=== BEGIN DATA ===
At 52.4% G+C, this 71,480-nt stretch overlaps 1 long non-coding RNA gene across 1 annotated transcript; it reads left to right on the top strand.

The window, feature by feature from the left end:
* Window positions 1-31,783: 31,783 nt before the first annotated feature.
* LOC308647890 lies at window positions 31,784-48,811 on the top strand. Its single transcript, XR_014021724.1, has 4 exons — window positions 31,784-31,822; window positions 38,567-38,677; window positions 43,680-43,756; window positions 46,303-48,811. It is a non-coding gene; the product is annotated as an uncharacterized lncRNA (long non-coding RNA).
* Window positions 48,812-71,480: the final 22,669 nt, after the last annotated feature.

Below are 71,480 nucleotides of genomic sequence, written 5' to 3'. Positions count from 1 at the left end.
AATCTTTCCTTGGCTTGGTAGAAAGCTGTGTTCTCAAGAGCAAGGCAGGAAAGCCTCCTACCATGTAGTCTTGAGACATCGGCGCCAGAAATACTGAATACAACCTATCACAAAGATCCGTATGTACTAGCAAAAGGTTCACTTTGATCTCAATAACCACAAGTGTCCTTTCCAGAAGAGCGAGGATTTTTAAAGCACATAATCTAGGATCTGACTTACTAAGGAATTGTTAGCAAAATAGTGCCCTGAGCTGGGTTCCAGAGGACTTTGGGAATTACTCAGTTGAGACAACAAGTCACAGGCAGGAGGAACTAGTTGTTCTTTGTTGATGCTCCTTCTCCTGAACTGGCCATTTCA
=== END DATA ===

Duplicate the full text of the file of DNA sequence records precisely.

At 52.4% G+C, this 71,480-nt stretch overlaps 1 long non-coding RNA gene across 1 annotated transcript; it reads left to right on the top strand.

The window, feature by feature from the left end:
* Window positions 1-31,783: 31,783 nt before the first annotated feature.
* LOC308647890 lies at window positions 31,784-48,811 on the top strand. Its single transcript, XR_014021724.1, has 4 exons — window positions 31,784-31,822; window positions 38,567-38,677; window positions 43,680-43,756; window positions 46,303-48,811. It is a non-coding gene; the product is annotated as an uncharacterized lncRNA (long non-coding RNA).
* Window positions 48,812-71,480: the final 22,669 nt, after the last annotated feature.

Below are 71,480 nucleotides of genomic sequence, written 5' to 3'. Positions count from 1 at the left end.
AATCTTTCCTTGGCTTGGTAGAAAGCTGTGTTCTCAAGAGCAAGGCAGGAAAGCCTCCTACCATGTAGTCTTGAGACATCGGCGCCAGAAATACTGAATACAACCTATCACAAAGATCCGTATGTACTAGCAAAAGGTTCACTTTGATCTCAATAACCACAAGTGTCCTTTCCAGAAGAGCGAGGATTTTTAAAGCACATAATCTAGGATCTGACTTACTAAGGAATTGTTAGCAAAATAGTGCCCTGAGCTGGGTTCCAGAGGACTTTGGGAATTACTCAGTTGAGACAACAAGTCACAGGCAGGAGGAACTAGTTGTTCTTTGTTGATGCTCCTTCTCCTGAACTGGCCATTTCA